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naomim66
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« on: June 07, 2007, 10:28:47 pm »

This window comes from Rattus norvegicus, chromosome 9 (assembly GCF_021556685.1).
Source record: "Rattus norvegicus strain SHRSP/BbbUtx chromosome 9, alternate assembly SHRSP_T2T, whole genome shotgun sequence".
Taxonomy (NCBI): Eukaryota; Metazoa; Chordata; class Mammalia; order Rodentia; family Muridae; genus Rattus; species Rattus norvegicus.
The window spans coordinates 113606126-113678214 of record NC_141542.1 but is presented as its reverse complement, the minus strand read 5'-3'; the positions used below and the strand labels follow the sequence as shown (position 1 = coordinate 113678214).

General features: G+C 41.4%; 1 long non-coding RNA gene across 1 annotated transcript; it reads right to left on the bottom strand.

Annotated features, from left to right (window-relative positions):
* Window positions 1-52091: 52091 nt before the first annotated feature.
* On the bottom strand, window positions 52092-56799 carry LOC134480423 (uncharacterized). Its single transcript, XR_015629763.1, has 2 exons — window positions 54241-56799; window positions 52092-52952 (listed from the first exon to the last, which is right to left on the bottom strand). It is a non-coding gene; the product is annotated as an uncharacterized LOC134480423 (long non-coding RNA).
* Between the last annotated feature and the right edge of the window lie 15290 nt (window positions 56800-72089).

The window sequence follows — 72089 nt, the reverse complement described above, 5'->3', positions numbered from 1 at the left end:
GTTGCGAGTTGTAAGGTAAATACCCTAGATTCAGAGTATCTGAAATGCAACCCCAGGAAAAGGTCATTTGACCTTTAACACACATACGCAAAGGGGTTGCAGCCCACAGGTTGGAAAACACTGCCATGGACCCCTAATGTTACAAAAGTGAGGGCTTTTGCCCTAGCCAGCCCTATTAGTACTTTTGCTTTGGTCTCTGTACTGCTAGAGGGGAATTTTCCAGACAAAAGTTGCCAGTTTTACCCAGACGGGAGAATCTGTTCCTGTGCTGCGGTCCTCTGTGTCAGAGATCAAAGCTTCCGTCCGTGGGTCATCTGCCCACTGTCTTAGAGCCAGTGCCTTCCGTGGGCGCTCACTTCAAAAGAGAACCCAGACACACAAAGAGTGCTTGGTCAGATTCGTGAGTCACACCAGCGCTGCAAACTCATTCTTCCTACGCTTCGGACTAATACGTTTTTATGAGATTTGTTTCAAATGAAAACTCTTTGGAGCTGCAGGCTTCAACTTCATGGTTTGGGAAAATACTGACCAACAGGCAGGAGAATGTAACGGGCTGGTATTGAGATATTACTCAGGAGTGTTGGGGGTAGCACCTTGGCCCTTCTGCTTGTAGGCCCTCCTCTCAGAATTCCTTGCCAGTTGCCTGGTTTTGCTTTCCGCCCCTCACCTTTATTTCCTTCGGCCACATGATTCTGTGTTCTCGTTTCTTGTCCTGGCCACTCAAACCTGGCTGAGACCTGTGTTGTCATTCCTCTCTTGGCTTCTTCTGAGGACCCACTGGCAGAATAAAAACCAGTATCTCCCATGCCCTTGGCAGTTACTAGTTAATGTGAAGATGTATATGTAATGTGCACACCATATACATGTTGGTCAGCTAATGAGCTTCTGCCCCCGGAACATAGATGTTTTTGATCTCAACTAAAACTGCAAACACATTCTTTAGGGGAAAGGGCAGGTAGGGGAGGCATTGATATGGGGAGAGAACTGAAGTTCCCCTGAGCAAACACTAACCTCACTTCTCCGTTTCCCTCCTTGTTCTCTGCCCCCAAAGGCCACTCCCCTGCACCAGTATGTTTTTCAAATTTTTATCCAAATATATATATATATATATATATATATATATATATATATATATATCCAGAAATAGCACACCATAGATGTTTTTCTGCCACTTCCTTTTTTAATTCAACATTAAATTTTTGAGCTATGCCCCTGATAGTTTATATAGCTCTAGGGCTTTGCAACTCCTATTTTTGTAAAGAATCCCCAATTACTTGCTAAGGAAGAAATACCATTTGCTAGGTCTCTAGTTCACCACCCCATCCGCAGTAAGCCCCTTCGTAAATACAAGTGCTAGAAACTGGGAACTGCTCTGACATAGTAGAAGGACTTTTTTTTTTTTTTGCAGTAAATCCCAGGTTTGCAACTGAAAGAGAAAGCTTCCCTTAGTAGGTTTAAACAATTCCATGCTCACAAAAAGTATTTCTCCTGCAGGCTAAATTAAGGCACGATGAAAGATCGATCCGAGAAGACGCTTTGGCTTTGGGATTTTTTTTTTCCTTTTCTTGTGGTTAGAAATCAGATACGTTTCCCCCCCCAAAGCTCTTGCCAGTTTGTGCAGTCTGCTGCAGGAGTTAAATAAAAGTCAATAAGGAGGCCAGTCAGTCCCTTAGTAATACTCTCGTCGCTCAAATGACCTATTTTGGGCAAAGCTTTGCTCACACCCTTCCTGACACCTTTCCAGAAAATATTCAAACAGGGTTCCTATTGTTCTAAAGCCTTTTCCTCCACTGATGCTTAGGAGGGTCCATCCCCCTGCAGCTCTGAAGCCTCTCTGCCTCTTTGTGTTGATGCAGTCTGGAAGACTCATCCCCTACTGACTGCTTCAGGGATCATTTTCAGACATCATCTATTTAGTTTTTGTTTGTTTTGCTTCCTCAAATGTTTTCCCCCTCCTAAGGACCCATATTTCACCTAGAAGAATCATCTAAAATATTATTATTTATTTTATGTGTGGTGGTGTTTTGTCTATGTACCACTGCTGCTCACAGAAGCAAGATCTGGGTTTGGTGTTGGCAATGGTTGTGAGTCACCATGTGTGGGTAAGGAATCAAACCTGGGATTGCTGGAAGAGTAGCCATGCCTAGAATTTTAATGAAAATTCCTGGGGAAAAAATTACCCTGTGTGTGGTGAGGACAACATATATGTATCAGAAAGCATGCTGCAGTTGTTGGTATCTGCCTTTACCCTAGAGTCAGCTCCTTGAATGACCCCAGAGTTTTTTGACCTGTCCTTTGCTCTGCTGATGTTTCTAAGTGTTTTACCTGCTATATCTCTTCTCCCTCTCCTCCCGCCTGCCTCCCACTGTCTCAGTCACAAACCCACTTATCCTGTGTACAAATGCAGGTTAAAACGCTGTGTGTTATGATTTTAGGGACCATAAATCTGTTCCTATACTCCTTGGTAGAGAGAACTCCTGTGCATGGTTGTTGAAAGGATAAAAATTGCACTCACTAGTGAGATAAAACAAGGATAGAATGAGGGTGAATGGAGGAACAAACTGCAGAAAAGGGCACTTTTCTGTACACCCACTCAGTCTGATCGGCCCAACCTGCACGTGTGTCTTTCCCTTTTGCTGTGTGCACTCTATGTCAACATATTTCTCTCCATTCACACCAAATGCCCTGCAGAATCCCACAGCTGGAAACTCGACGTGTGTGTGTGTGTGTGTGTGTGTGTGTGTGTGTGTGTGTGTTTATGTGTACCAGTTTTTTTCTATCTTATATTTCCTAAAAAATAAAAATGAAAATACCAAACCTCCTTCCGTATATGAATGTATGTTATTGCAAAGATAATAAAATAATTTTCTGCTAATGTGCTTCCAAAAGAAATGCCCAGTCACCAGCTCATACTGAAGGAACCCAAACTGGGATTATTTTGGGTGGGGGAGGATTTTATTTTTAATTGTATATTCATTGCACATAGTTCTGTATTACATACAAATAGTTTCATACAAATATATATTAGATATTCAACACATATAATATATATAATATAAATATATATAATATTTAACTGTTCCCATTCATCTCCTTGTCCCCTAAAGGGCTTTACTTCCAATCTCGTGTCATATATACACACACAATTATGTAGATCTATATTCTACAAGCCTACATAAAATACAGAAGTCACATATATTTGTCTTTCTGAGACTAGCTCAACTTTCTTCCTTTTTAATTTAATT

Tool's greatest breakthrough was to introduce dark, vaguely underground metal to the preening pretentiousness of art rock. Or maybe it was introducing the self-absorbed pretension of art rock to the wearing grind of post-thrash metal -- the order really doesn't matter. Though Metallica wrote their multi-sectioned, layered songs as if they were composers, they kept their musical attack ferociously at street level. Tool didn't. They embraced the artsy, faux-bohemian preoccupations of Jane's Addiction while they simultaneously paid musical homage to the dark, relentlessly bleak visions of grindcore, death metal, and thrash. Even with their post-punk influences, they executed their music with the ponderous, anti-song aesthetic of prog rock, alternating between long, detailed instrumental interludes and tuneless, pseudo-meaningful lyrical rants in their songs. Tool, however, had a knack for conveying the strangled, oppressive angst that the alternative nation of the early '90s claimed as its own. So, the band was able to slip into the definition of alternative rock during the post-Nirvana era, landing a slot on the third Lollapalooza tour in 1993, which helped their first full-length debut album, Undertow, rocket into platinum status. By the time the band delivered their belated follow-up, Huh??nima, in 1996, alternative rock had lost its grip on the mainstream of America, and their audience had shaped up as essentially metal-oriented, which meant that the group and the record didn't capture as big an audience as their first album, despite debuting at number two on the charts. After a co-headlining slot with Korn on Lollapalooza '97 wrapped up, Tool remained on the road, supporting Huh??nima until well into the next year. During their usual extended hiatus between albums, Maynard James Keenan decided to use his downtime productively by forming a side project, dubbed A Perfect Circle. The band's 2000 debut, Mer de Noms, was a surprise hit, while their ensuing tour was a sold-out success as well. With Tool breakup rumors swirling, the band put the speculation to rest by re-entering the recording studio and issuing the stopgap B-sides/DVD set Salival late the same year. May 2001 finally saw the release of Tool's third full-length release, Lateralus, which debuted at the number one position on the Billboard album chart and became the band's biggest hit. After the obligatory several-year sabbatical to pursue other projects, the group returned with another chart-topper, 10,000 Days, in 2006.
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